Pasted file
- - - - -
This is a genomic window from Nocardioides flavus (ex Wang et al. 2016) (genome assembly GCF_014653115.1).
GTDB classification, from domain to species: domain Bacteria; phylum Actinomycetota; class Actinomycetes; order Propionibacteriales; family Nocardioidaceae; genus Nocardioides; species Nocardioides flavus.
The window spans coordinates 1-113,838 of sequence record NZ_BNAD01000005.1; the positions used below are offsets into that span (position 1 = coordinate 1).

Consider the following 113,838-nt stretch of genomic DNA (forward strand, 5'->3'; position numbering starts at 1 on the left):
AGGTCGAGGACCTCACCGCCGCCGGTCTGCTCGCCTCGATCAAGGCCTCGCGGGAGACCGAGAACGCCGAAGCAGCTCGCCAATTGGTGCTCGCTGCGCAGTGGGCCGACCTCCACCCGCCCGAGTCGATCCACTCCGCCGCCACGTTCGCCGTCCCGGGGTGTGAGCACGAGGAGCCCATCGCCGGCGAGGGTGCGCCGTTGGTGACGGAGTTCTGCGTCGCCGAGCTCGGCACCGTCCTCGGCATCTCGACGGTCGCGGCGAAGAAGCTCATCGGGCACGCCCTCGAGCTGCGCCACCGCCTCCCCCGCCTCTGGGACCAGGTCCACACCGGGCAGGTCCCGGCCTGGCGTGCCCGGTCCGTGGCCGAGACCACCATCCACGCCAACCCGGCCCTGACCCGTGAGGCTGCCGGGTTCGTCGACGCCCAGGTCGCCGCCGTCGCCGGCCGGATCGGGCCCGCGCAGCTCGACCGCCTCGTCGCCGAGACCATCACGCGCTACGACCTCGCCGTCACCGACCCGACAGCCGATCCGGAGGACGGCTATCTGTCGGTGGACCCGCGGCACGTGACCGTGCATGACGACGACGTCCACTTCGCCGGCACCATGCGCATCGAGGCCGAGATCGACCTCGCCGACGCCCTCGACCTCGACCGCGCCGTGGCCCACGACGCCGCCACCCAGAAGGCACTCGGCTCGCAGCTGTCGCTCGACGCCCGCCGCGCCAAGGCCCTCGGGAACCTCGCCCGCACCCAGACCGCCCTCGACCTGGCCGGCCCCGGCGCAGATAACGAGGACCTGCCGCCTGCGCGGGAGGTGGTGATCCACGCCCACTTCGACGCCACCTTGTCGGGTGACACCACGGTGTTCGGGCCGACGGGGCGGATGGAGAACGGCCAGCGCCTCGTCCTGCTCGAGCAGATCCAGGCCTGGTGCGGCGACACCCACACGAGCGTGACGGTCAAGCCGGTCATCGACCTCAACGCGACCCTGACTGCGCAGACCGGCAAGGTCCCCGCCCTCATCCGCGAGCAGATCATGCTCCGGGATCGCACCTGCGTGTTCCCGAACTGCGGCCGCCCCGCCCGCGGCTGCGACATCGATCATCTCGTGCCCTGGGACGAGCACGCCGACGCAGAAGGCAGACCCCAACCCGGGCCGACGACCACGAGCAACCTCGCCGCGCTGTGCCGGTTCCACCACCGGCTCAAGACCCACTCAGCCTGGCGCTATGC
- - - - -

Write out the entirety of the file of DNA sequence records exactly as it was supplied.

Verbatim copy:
This is a genomic window from Nocardioides flavus (ex Wang et al. 2016) (genome assembly GCF_014653115.1).
GTDB classification, from domain to species: domain Bacteria; phylum Actinomycetota; class Actinomycetes; order Propionibacteriales; family Nocardioidaceae; genus Nocardioides; species Nocardioides flavus.
The window spans coordinates 1-113,838 of sequence record NZ_BNAD01000005.1; the positions used below are offsets into that span (position 1 = coordinate 1).

Consider the following 113,838-nt stretch of genomic DNA (forward strand, 5'->3'; position numbering starts at 1 on the left):
AGGTCGAGGACCTCACCGCCGCCGGTCTGCTCGCCTCGATCAAGGCCTCGCGGGAGACCGAGAACGCCGAAGCAGCTCGCCAATTGGTGCTCGCTGCGCAGTGGGCCGACCTCCACCCGCCCGAGTCGATCCACTCCGCCGCCACGTTCGCCGTCCCGGGGTGTGAGCACGAGGAGCCCATCGCCGGCGAGGGTGCGCCGTTGGTGACGGAGTTCTGCGTCGCCGAGCTCGGCACCGTCCTCGGCATCTCGACGGTCGCGGCGAAGAAGCTCATCGGGCACGCCCTCGAGCTGCGCCACCGCCTCCCCCGCCTCTGGGACCAGGTCCACACCGGGCAGGTCCCGGCCTGGCGTGCCCGGTCCGTGGCCGAGACCACCATCCACGCCAACCCGGCCCTGACCCGTGAGGCTGCCGGGTTCGTCGACGCCCAGGTCGCCGCCGTCGCCGGCCGGATCGGGCCCGCGCAGCTCGACCGCCTCGTCGCCGAGACCATCACGCGCTACGACCTCGCCGTCACCGACCCGACAGCCGATCCGGAGGACGGCTATCTGTCGGTGGACCCGCGGCACGTGACCGTGCATGACGACGACGTCCACTTCGCCGGCACCATGCGCATCGAGGCCGAGATCGACCTCGCCGACGCCCTCGACCTCGACCGCGCCGTGGCCCACGACGCCGCCACCCAGAAGGCACTCGGCTCGCAGCTGTCGCTCGACGCCCGCCGCGCCAAGGCCCTCGGGAACCTCGCCCGCACCCAGACCGCCCTCGACCTGGCCGGCCCCGGCGCAGATAACGAGGACCTGCCGCCTGCGCGGGAGGTGGTGATCCACGCCCACTTCGACGCCACCTTGTCGGGTGACACCACGGTGTTCGGGCCGACGGGGCGGATGGAGAACGGCCAGCGCCTCGTCCTGCTCGAGCAGATCCAGGCCTGGTGCGGCGACACCCACACGAGCGTGACGGTCAAGCCGGTCATCGACCTCAACGCGACCCTGACTGCGCAGACCGGCAAGGTCCCCGCCCTCATCCGCGAGCAGATCATGCTCCGGGATCGCACCTGCGTGTTCCCGAACTGCGGCCGCCCCGCCCGCGGCTGCGACATCGATCATCTCGTGCCCTGGGACGAGCACGCCGACGCAGAAGGCAGACCCCAACCCGGGCCGACGACCACGAGCAACCTCGCCGCGCTGTGCCGGTTCCACCACCGGCTCAAGACCCACTCAGCCTGGCGCTATGC